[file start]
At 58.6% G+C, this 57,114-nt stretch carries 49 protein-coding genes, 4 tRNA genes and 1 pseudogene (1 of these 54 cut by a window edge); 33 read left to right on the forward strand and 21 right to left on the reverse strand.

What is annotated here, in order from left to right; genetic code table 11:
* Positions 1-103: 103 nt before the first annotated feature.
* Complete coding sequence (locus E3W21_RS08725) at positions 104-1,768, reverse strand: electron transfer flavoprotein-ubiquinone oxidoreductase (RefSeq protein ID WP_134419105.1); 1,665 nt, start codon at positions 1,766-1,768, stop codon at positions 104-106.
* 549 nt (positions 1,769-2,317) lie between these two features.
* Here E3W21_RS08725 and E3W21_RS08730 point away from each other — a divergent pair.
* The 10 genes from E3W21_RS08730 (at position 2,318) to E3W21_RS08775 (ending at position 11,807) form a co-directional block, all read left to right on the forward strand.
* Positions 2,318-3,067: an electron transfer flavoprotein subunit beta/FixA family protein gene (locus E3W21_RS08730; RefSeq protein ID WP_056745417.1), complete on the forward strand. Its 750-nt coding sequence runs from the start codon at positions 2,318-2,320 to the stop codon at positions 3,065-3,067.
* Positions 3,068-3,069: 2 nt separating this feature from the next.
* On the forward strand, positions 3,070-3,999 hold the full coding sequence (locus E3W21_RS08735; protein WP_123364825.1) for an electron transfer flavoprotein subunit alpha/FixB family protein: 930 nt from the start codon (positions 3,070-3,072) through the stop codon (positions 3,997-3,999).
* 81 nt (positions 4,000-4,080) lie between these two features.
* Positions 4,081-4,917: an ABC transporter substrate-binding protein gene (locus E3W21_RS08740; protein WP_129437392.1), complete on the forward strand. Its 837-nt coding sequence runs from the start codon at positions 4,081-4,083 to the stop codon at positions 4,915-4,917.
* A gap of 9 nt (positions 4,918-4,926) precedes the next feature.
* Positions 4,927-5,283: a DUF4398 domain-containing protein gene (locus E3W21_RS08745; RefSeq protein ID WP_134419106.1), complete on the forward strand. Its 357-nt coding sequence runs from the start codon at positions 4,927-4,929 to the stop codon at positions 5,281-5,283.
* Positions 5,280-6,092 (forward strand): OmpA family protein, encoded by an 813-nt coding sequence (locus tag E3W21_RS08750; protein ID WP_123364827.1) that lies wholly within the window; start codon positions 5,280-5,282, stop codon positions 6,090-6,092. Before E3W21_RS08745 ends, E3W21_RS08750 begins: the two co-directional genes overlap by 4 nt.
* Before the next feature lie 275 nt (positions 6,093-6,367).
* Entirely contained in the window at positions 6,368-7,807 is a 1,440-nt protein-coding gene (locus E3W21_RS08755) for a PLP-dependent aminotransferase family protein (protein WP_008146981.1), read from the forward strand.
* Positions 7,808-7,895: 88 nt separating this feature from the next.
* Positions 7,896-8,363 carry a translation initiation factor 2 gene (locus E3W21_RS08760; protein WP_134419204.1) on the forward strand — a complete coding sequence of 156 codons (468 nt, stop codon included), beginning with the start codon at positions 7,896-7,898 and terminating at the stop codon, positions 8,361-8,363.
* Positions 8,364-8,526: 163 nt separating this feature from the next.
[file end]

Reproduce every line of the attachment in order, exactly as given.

At 58.6% G+C, this 57,114-nt stretch carries 49 protein-coding genes, 4 tRNA genes and 1 pseudogene (1 of these 54 cut by a window edge); 33 read left to right on the forward strand and 21 right to left on the reverse strand.

What is annotated here, in order from left to right; genetic code table 11:
* Positions 1-103: 103 nt before the first annotated feature.
* Complete coding sequence (locus E3W21_RS08725) at positions 104-1,768, reverse strand: electron transfer flavoprotein-ubiquinone oxidoreductase (RefSeq protein ID WP_134419105.1); 1,665 nt, start codon at positions 1,766-1,768, stop codon at positions 104-106.
* 549 nt (positions 1,769-2,317) lie between these two features.
* Here E3W21_RS08725 and E3W21_RS08730 point away from each other — a divergent pair.
* The 10 genes from E3W21_RS08730 (at position 2,318) to E3W21_RS08775 (ending at position 11,807) form a co-directional block, all read left to right on the forward strand.
* Positions 2,318-3,067: an electron transfer flavoprotein subunit beta/FixA family protein gene (locus E3W21_RS08730; RefSeq protein ID WP_056745417.1), complete on the forward strand. Its 750-nt coding sequence runs from the start codon at positions 2,318-2,320 to the stop codon at positions 3,065-3,067.
* Positions 3,068-3,069: 2 nt separating this feature from the next.
* On the forward strand, positions 3,070-3,999 hold the full coding sequence (locus E3W21_RS08735; protein WP_123364825.1) for an electron transfer flavoprotein subunit alpha/FixB family protein: 930 nt from the start codon (positions 3,070-3,072) through the stop codon (positions 3,997-3,999).
* 81 nt (positions 4,000-4,080) lie between these two features.
* Positions 4,081-4,917: an ABC transporter substrate-binding protein gene (locus E3W21_RS08740; protein WP_129437392.1), complete on the forward strand. Its 837-nt coding sequence runs from the start codon at positions 4,081-4,083 to the stop codon at positions 4,915-4,917.
* A gap of 9 nt (positions 4,918-4,926) precedes the next feature.
* Positions 4,927-5,283: a DUF4398 domain-containing protein gene (locus E3W21_RS08745; RefSeq protein ID WP_134419106.1), complete on the forward strand. Its 357-nt coding sequence runs from the start codon at positions 4,927-4,929 to the stop codon at positions 5,281-5,283.
* Positions 5,280-6,092 (forward strand): OmpA family protein, encoded by an 813-nt coding sequence (locus tag E3W21_RS08750; protein ID WP_123364827.1) that lies wholly within the window; start codon positions 5,280-5,282, stop codon positions 6,090-6,092. Before E3W21_RS08745 ends, E3W21_RS08750 begins: the two co-directional genes overlap by 4 nt.
* Before the next feature lie 275 nt (positions 6,093-6,367).
* Entirely contained in the window at positions 6,368-7,807 is a 1,440-nt protein-coding gene (locus E3W21_RS08755) for a PLP-dependent aminotransferase family protein (protein WP_008146981.1), read from the forward strand.
* Positions 7,808-7,895: 88 nt separating this feature from the next.
* Positions 7,896-8,363 carry a translation initiation factor 2 gene (locus E3W21_RS08760; protein WP_134419204.1) on the forward strand — a complete coding sequence of 156 codons (468 nt, stop codon included), beginning with the start codon at positions 7,896-7,898 and terminating at the stop codon, positions 8,361-8,363.
* Positions 8,364-8,526: 163 nt separating this feature from the next.